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  • Calculate motor torque requide to drive a cart

    Discussion in 'Calculations' started by Udaya, Sep 23, 2014.

    1. Udaya

      Udaya New Member

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      Hello,
      I'm in a design project of a cart. i want to decide a geared motor power and RPM. but I'm in a trouble with this because I'm unable to calculate the motor with radial friction.the cart is with steel wheel and drive on steel rails. place help.

      Total weight cart+carrying material - 4.5 Ton
      Radius of wheel - 80mm
      Required speed of cart -0.8m/s

      Thank you.
      Udaya.
       
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    3. Erich

      Erich Well-Known Member

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      Search the web on "steel wheel rolling resistance"

      Calculate torque required to accelerate the cart.

      Make estimates on inefficiencies in gear boxes.

      These should point you in a productive direction. The rest of the project is up to you.
       
    4. Udaya

      Udaya New Member

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      Hello Erich,

      Thank you very much for the reply. I want know when calculating the power of motor it must contain both force acceleration force + force again friction or any other method. I have argue in calculation force again the friction. in this case if i want to use normal rolling friction or is there any other value for static rolling friction?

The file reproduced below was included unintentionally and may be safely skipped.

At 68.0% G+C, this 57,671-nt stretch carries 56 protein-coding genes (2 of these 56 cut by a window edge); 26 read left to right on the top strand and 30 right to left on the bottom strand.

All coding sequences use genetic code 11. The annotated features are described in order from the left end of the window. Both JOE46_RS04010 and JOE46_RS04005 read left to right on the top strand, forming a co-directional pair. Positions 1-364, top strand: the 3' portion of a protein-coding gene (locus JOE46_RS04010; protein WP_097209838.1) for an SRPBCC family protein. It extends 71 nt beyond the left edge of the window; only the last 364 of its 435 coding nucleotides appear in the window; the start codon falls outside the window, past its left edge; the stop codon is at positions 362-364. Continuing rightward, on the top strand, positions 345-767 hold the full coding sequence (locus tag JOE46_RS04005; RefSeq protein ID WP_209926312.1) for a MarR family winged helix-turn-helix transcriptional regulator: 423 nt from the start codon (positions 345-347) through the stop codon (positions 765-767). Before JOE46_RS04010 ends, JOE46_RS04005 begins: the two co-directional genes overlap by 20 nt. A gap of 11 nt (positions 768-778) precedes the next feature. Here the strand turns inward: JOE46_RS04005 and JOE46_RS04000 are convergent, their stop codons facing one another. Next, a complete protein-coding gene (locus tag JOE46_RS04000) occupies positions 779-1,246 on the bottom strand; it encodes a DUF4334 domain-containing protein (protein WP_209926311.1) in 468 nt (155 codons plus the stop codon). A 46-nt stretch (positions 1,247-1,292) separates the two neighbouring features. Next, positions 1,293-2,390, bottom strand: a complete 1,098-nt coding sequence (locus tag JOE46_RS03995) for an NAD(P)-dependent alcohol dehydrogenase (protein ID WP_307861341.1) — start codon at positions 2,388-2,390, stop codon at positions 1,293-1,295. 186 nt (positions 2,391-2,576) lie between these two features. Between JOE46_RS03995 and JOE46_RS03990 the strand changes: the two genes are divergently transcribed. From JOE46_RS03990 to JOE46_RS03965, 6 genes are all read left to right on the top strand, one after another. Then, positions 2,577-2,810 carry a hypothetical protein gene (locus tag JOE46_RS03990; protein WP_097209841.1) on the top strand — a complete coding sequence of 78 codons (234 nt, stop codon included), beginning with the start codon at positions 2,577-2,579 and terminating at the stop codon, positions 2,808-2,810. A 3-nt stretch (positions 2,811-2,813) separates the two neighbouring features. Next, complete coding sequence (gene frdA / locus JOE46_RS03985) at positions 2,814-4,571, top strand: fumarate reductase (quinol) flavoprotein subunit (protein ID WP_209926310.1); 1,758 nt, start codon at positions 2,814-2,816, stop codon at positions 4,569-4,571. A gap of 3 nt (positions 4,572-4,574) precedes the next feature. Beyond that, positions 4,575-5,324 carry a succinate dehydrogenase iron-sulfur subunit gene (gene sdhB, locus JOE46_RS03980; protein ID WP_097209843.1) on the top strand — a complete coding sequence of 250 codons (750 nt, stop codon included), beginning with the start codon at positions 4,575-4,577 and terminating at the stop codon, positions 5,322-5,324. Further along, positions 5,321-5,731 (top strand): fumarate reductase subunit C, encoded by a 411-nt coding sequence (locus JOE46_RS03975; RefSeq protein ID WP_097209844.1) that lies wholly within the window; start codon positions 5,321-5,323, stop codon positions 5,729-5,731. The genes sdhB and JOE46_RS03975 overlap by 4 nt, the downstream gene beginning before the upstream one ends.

BR,
      Udaya.
       
    5. K.I.S.S.

      K.I.S.S. Well-Known Member

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      Static rolling friction? Is that the equivalent of a skid when the brakes are fully applied? That's a new one... Try to ask the most accurate question you can to facilitate an accurate answer.
       
    6. oreng78

      oreng78 Member

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      Here's something to start with:
      http://industrial.panasonic.com/ww/..._e/fa_pro_sgeard_shing1_e/ctlg_geared_e_9.pdf

      Regarding friction, assume that the wheels move without slipping on the rail (i.e. perfect rolling) - this is what will happen in the actual world if the moment and the acceleration are chosen correctly. choose motor torque assuming perfect rolling and choose acceleration empirically - that's the best practice. remember that when you calculate the acceleration you need take a safety margin that will allow you to have less acceleration in the real world and still get your cargo moving within the time boundaries required in the system.
       
    7. romanyattaalla

      romanyattaalla New Member

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      solve


      motor power = Torque * angular velocity
      P = T * W = F R 2 PI RPM/60
       

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